The West African financial market should play the leading role to meet the need for sovereign financing in the post-COVID-19 period

The economic crisis that had been looming on the horizon since the start of the COVID19 pandemic has ended up creating the greatest uncertainty on the financial markets since the great economic depression of the 1930s. Indeed, the contraction of the world economy due to the restrictions imposed everywhere to cope with this unexpected risk has had devastating effects on the market mechanism as well as on investors’ confidence in particular.

This analysis, which focuses on the West African region, where the challenge is more than significant, attempts to place the problem in a regional context and to recommend possible solutions.

The regional financial market of the West African Economic and Monetary Union (WAEMU) is organized, piloted and controlled within the framework of the Regional Council for Public Savings and Financial Markets (CREPMF). It brings together the eight member states of WAEMU which share the CFA franc currency.Basically, it is responsible for managing the regional financial market. It was established by the Convention of July 3, 1996.It pursues this mission more or less successfully on the basis of two fundamental texts, namely the Annex to the Convention on the composition, organization, operation and attributions of the CREPMF and the General Regulation relating to the organisation, operation and control of the financial market, in addition to subsidiary texts elaborated in the course of the activities of the Council’s organs.

Like all financial markets, the West African regional market plays a vital role in the allocation of resources and operation of economies. It is the meeting place for those who have excess funds (investors/lenders) and those who need additional money (borrowers).The financial markets are indispensable platforms for the actors of the modern economy. The regional market   enables economic agents on both the primary and secondary markets to raise funds to finance their investments.

Governments, as leading economic agents, borrow in order to raise the economic activity and fund major infrastructure projects. They may also become lenders when they file for a budget surplus in order to achieve the desired economic outcomes. Governments are thus increasingly resorting to the financial markets to finance their budget deficits in what are known as below-the-line operations. This recurring phenomenon has become one of the main avatars of modern fiscal policy, and the countries of the region are no exception.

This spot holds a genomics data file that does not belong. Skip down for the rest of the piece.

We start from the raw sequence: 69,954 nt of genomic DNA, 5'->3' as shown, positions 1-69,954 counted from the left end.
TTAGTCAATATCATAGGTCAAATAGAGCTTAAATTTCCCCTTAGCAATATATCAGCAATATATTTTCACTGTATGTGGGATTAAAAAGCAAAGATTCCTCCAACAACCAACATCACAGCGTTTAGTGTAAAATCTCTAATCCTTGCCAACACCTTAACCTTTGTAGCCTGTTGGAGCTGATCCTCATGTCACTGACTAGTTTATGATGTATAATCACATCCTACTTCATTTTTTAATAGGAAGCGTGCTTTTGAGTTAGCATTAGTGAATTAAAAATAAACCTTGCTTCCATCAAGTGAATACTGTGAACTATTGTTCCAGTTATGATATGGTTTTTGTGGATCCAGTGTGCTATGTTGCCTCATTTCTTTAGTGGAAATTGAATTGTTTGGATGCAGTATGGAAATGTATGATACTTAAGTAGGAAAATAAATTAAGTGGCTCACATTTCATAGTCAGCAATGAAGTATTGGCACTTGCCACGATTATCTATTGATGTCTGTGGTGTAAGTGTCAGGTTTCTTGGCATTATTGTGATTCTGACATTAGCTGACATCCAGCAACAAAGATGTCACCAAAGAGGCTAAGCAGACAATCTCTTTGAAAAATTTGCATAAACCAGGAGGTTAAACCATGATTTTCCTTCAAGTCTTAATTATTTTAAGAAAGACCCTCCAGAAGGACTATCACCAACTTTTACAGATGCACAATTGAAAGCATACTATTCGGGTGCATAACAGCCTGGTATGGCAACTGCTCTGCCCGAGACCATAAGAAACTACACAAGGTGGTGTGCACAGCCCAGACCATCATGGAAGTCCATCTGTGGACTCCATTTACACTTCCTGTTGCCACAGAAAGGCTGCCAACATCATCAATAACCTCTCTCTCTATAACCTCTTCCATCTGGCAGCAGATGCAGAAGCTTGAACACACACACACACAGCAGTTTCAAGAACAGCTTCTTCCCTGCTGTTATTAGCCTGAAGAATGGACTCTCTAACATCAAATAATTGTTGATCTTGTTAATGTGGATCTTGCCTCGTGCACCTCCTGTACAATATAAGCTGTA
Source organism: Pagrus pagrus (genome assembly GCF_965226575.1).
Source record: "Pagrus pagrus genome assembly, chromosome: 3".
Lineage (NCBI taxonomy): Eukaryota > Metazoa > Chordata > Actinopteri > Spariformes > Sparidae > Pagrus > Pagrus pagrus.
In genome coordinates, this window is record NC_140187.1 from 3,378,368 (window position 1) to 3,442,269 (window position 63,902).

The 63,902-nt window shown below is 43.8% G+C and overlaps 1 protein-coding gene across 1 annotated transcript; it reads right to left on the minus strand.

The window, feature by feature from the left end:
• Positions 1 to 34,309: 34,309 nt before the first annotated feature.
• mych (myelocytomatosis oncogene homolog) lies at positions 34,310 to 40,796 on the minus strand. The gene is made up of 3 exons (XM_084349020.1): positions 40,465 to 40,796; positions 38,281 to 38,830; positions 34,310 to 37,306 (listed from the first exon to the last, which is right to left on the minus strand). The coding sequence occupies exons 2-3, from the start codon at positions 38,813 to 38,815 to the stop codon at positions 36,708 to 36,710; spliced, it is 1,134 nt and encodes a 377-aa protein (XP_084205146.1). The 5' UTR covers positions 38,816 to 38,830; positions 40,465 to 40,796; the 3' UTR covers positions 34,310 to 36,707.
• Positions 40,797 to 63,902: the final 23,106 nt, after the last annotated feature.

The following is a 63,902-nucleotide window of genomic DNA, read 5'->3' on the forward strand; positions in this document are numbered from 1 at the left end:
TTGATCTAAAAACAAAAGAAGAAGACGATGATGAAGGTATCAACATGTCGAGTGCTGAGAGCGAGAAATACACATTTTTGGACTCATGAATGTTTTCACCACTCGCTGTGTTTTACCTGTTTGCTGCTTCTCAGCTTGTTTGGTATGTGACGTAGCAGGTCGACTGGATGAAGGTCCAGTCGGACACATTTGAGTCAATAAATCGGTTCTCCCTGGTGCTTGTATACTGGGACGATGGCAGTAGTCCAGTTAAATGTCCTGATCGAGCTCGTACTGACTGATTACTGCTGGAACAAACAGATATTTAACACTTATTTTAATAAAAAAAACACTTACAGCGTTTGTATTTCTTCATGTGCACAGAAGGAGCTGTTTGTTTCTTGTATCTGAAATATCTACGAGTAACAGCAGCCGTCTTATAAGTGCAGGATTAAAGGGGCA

In its 2019 report on the economic situation in the WAEMU region, the International Monetary Fund highlighted an increase in the cost of public debt and its servicing, due in part to below-the-line budgetary operations. According to this report, total debt rose from 50.1% of GDP in 2017 to 52.5% in 2018, and total debt service from 26.4% of public revenue in 2017 to 33% in 2018. At the same time, the current external account deficit increased from .6% of GDP in 2017 to 6.8% in 2018, this is also partly due to strong capital spending.

These economic statistics of the pre-COVID period provide information, if there was still a need, on the level and importance of the need for sovereign financing to offset the structural budget deficit of member states in order to implement major economic and social development projects. 

In this context, massive recourse was made to the international bond market with a record subscription in Euro-bonds. Indeed, the IMF Report, mentioned above, states in this regard that the satisfactory level of external reserves at the time was attributable to the large Eurobond issues by Côte d’Ivoire and Senegal, equivalent to 1.1 months of imports in net terms. Nevertheless, as a means of combating this extroversion of the regional economy, one of the flagship recommendations of the Report was greater mobilisation of domestic revenue in order to reduce the risks of debt distress, consolidate international reserves, and preserve external viability.

The region’s economy has been no less affected and is indeed experiencing the same slowdown as the global trend. GDP growth forecasts, which have been on an upward trend for eight consecutive years, have been drastically reduced due to the urgent reorientation of priorities and the considerable loss of internal and external fiscal resources as a result of the contraction of economic activity.